Heal the Vulnerability, Kill the Problem

We must come up with solutions that bring healing to the vulnerabilities of every individual society.

Vulnerability is defined as being capable or susceptible to being wounded or hurt.

Conversations about how to end human trafficking have been going on for years.  Do we punish the victims?  Do we punish the traffickers? Do we punish the purchasers?  Do we make brothels illegal?  Do we make prostitution legal?  How do we prove the sex wasn’t consensual?  Does that matter?

The issue of human trafficking is so complex that these questions barely scratch the surface. The legal, social, economic, physical, and emotional affects of human trafficking truly reeks havoc on the society that it is present in.

In societies where there is poverty, natural disasters, corruption, political instability, lack of education, lack of job opportunities, gender discrimination,  and oppression there is the ability for human trafficking to thrive.


Traffickers feast on these vulnerabilities, and use them to force and manipulate people into their despicable business. An example, in Nepal right now there are traffickers who will go to villages that have been damaged by the earthquake and pose as relief workers! People will fall prey to their tactics simply because of being hopeful that someone was trying to help them meet their basic needs.  There is no strategy too ruthless for a trafficker, and no person too valuable to spare.

To even begin to combat this humanitarian crisis we have to start at the root.  We must come up with solutions that bring healing to the vulnerabilities of every individual society.  People who are educated, secure, and able to generate their own income are much less likely to succumb to the tricks of traffickers.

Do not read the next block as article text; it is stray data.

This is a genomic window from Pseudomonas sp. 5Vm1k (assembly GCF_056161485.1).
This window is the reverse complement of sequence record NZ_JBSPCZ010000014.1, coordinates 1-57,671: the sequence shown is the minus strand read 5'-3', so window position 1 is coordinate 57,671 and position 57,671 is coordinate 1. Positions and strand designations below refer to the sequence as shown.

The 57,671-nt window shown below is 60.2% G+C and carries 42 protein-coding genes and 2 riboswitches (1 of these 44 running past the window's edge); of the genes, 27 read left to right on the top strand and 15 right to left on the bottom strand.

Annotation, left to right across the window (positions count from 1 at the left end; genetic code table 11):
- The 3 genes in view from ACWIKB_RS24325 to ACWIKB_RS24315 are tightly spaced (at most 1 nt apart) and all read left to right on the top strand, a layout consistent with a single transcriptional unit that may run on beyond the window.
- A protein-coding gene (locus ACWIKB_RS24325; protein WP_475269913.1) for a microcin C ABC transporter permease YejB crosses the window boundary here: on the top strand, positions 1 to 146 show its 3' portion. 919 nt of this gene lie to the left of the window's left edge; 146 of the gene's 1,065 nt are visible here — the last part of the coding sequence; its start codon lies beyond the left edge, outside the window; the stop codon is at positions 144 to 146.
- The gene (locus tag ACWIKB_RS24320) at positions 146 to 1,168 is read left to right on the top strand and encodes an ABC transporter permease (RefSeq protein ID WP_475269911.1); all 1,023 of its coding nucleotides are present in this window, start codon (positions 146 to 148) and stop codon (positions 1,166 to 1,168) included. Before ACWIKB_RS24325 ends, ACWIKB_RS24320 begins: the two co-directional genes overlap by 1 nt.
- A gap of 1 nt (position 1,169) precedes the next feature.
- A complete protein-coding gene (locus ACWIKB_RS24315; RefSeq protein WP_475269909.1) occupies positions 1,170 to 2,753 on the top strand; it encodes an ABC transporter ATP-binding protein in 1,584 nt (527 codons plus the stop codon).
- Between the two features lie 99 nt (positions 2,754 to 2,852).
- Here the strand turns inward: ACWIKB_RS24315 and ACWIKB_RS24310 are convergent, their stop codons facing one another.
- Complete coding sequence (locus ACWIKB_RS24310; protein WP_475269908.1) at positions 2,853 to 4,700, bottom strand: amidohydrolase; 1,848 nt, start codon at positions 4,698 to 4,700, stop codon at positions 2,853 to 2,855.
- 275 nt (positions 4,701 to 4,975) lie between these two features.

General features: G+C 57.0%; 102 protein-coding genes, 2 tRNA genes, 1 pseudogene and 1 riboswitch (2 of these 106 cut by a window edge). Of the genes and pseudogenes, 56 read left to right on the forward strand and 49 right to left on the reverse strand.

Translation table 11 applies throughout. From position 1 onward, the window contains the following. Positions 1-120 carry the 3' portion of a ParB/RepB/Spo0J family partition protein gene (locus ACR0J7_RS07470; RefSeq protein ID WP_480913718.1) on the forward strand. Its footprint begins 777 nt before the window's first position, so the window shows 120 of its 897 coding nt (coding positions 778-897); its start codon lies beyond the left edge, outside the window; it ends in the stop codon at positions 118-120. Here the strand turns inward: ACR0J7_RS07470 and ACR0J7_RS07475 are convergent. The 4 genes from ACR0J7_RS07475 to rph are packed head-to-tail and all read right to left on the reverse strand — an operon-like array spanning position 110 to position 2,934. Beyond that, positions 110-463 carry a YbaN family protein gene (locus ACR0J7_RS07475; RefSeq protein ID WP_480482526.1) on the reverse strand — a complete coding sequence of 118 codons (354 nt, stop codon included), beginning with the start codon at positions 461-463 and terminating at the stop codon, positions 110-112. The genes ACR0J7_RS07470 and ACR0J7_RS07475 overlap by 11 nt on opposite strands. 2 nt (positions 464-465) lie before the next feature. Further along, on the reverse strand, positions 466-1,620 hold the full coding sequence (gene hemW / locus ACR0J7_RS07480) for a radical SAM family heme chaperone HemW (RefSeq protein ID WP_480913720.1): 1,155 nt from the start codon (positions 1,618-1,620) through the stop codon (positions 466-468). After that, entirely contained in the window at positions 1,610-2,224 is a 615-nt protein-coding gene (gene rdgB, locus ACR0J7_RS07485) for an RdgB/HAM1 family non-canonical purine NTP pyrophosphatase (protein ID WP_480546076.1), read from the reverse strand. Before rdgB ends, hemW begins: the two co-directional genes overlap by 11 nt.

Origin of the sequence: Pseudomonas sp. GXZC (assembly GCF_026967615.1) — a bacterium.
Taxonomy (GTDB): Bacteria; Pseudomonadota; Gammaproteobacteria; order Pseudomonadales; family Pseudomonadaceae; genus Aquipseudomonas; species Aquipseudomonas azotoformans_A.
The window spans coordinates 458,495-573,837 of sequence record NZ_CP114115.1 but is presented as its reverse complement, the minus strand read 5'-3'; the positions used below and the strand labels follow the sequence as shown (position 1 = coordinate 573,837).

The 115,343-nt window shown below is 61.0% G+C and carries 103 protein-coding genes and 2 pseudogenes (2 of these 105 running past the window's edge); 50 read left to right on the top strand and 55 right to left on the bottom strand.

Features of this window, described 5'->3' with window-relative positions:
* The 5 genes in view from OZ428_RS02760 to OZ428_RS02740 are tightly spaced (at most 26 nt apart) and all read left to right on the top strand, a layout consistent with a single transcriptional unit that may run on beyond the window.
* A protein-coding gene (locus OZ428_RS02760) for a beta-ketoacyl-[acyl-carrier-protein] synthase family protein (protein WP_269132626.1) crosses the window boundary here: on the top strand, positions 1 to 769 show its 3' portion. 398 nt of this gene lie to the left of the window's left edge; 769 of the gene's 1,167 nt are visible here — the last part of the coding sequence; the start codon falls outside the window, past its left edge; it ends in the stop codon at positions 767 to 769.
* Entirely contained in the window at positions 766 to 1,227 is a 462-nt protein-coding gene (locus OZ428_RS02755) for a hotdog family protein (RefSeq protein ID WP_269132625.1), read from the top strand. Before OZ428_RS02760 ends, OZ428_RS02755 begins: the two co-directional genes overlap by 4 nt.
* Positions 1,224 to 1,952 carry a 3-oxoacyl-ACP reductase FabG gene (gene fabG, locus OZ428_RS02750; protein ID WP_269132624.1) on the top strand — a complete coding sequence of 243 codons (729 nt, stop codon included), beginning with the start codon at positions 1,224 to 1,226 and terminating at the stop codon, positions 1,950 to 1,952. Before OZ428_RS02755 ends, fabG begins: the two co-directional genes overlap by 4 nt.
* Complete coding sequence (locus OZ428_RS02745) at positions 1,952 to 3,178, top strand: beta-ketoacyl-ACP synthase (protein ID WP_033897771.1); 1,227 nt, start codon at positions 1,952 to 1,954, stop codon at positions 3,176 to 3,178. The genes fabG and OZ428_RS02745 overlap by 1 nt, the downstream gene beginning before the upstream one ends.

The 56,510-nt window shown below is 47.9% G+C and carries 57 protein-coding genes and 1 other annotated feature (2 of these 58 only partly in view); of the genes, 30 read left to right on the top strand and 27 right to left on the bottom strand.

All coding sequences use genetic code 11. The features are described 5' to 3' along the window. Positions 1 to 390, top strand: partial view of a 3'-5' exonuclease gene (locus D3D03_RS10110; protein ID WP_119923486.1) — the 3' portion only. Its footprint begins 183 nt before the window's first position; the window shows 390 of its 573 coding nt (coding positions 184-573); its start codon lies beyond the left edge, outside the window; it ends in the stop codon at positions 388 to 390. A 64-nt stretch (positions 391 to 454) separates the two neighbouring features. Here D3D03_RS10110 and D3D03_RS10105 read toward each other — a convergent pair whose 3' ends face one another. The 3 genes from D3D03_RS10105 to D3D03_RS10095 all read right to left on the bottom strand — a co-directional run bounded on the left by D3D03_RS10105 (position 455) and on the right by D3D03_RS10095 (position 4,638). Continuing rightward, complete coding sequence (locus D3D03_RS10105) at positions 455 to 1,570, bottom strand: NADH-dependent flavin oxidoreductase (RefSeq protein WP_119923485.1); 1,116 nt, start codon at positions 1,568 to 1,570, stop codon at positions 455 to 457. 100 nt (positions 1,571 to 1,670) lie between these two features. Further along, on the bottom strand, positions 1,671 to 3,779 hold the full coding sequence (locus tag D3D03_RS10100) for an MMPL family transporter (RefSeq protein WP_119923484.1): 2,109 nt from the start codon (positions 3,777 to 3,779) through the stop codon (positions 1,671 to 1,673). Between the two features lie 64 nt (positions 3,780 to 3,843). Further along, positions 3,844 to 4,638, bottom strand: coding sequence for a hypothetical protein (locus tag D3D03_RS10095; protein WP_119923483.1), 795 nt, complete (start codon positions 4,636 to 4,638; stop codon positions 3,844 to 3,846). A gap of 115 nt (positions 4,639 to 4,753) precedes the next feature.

At Free for Life International we have Community Building projects that are created intentionally to bring security to the Nepali people.  We provide income generating projects within the fields of tailoring, jewelry production, and agricultural and livestock development.  Livestock raising has been very successful to provide income generation. The method we work from is to provide a woman with livestock and all the things necessary to raise it; food, a pen, reproductive abilities.  Once the animal(s) gets pregnant and delivers, the woman then must give away a portion of the litter. This eventually creates financial sustainability for the entire village.

One of our favorite stories involves a woman who had been trafficked.  After her rescue she returned to her village.  Through Free for Life and our partners, Peace Rehabilitation Center,  she was provided with a pig to raise. This pig helped her purchase a computer, build a sturdy house, and send her three children to boarding school.   This one pig completely changed her economic status, and her life. dsc_1006

These programs are only the beginning, however they create a lasting impact.  An entire village can be changed and transformed, no longer a target for traffickers.  To be able to provide that safety and security is significant part of our mission at Free for Life International.

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Free for Life
Sarah Weeks
Sarah Weeks is the Art and Media Coordinator for Free for Life. Her heart has always been passionate about seeing social justice and equality for all people, which has led her to working with anti-human trafficking NGO's for the last 5 years in various asian countries. Sarah firmly believes with coffee in her hand, Beyonce' in her ears, and determination in her soul she can see a difference in the lives of human trafficking victims. View more posts by Sarah.